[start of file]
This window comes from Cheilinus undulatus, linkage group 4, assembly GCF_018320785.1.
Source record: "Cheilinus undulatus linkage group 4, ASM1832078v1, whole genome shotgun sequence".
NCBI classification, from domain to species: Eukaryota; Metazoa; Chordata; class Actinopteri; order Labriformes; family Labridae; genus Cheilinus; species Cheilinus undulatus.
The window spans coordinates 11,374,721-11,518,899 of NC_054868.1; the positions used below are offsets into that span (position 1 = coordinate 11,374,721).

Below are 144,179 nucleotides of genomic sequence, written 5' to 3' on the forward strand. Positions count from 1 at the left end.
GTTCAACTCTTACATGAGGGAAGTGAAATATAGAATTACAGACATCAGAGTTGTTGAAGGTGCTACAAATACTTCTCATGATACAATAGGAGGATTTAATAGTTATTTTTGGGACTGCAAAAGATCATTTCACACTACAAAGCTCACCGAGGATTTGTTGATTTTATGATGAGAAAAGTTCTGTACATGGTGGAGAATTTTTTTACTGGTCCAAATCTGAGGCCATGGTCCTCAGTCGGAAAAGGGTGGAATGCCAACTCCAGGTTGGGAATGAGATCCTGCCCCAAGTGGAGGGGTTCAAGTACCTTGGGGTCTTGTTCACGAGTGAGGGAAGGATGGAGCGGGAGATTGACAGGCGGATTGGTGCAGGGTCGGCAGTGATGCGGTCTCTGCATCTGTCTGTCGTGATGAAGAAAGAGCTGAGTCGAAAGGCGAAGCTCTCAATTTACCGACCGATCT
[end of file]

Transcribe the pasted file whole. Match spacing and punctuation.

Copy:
This window comes from Cheilinus undulatus, linkage group 4, assembly GCF_018320785.1.
Source record: "Cheilinus undulatus linkage group 4, ASM1832078v1, whole genome shotgun sequence".
NCBI classification, from domain to species: Eukaryota; Metazoa; Chordata; class Actinopteri; order Labriformes; family Labridae; genus Cheilinus; species Cheilinus undulatus.
The window spans coordinates 11,374,721-11,518,899 of NC_054868.1; the positions used below are offsets into that span (position 1 = coordinate 11,374,721).

Below are 144,179 nucleotides of genomic sequence, written 5' to 3' on the forward strand. Positions count from 1 at the left end.
GTTCAACTCTTACATGAGGGAAGTGAAATATAGAATTACAGACATCAGAGTTGTTGAAGGTGCTACAAATACTTCTCATGATACAATAGGAGGATTTAATAGTTATTTTTGGGACTGCAAAAGATCATTTCACACTACAAAGCTCACCGAGGATTTGTTGATTTTATGATGAGAAAAGTTCTGTACATGGTGGAGAATTTTTTTACTGGTCCAAATCTGAGGCCATGGTCCTCAGTCGGAAAAGGGTGGAATGCCAACTCCAGGTTGGGAATGAGATCCTGCCCCAAGTGGAGGGGTTCAAGTACCTTGGGGTCTTGTTCACGAGTGAGGGAAGGATGGAGCGGGAGATTGACAGGCGGATTGGTGCAGGGTCGGCAGTGATGCGGTCTCTGCATCTGTCTGTCGTGATGAAGAAAGAGCTGAGTCGAAAGGCGAAGCTCTCAATTTACCGACCGATCT